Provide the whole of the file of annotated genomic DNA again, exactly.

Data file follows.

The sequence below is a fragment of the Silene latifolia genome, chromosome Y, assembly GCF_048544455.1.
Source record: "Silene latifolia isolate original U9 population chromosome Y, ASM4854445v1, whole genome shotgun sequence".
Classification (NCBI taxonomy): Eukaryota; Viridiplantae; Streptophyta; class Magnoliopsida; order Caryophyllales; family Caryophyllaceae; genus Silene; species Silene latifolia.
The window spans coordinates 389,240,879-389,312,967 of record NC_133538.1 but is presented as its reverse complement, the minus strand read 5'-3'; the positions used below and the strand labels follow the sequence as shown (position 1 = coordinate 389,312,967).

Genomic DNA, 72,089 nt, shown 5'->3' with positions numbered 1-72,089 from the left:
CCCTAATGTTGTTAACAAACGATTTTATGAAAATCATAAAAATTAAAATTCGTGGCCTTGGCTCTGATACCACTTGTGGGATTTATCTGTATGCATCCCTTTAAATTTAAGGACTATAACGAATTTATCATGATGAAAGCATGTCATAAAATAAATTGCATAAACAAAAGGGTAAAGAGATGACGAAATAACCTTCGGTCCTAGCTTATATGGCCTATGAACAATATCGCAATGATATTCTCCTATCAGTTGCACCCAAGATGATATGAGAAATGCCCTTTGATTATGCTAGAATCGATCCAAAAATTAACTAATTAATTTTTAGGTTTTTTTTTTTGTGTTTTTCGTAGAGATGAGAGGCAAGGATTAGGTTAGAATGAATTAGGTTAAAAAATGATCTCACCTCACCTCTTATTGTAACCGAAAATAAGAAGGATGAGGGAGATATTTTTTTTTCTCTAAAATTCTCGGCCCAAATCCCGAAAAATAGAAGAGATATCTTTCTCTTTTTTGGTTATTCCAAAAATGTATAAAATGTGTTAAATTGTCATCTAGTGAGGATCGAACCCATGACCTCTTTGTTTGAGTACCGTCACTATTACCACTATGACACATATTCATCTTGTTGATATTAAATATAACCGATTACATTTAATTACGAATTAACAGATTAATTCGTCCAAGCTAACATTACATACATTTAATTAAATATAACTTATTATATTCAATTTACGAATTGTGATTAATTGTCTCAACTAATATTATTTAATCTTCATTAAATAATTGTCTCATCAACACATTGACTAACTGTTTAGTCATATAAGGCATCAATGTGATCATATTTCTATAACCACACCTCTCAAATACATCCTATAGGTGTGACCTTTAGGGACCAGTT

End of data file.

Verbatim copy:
The sequence below is a fragment of the Silene latifolia genome, chromosome Y, assembly GCF_048544455.1.
Source record: "Silene latifolia isolate original U9 population chromosome Y, ASM4854445v1, whole genome shotgun sequence".
Classification (NCBI taxonomy): Eukaryota; Viridiplantae; Streptophyta; class Magnoliopsida; order Caryophyllales; family Caryophyllaceae; genus Silene; species Silene latifolia.
The window spans coordinates 389,240,879-389,312,967 of record NC_133538.1 but is presented as its reverse complement, the minus strand read 5'-3'; the positions used below and the strand labels follow the sequence as shown (position 1 = coordinate 389,312,967).

Genomic DNA, 72,089 nt, shown 5'->3' with positions numbered 1-72,089 from the left:
CCCTAATGTTGTTAACAAACGATTTTATGAAAATCATAAAAATTAAAATTCGTGGCCTTGGCTCTGATACCACTTGTGGGATTTATCTGTATGCATCCCTTTAAATTTAAGGACTATAACGAATTTATCATGATGAAAGCATGTCATAAAATAAATTGCATAAACAAAAGGGTAAAGAGATGACGAAATAACCTTCGGTCCTAGCTTATATGGCCTATGAACAATATCGCAATGATATTCTCCTATCAGTTGCACCCAAGATGATATGAGAAATGCCCTTTGATTATGCTAGAATCGATCCAAAAATTAACTAATTAATTTTTAGGTTTTTTTTTTTGTGTTTTTCGTAGAGATGAGAGGCAAGGATTAGGTTAGAATGAATTAGGTTAAAAAATGATCTCACCTCACCTCTTATTGTAACCGAAAATAAGAAGGATGAGGGAGATATTTTTTTTTCTCTAAAATTCTCGGCCCAAATCCCGAAAAATAGAAGAGATATCTTTCTCTTTTTTGGTTATTCCAAAAATGTATAAAATGTGTTAAATTGTCATCTAGTGAGGATCGAACCCATGACCTCTTTGTTTGAGTACCGTCACTATTACCACTATGACACATATTCATCTTGTTGATATTAAATATAACCGATTACATTTAATTACGAATTAACAGATTAATTCGTCCAAGCTAACATTACATACATTTAATTAAATATAACTTATTATATTCAATTTACGAATTGTGATTAATTGTCTCAACTAATATTATTTAATCTTCATTAAATAATTGTCTCATCAACACATTGACTAACTGTTTAGTCATATAAGGCATCAATGTGATCATATTTCTATAACCACACCTCTCAAATACATCCTATAGGTGTGACCTTTAGGGACCAGTT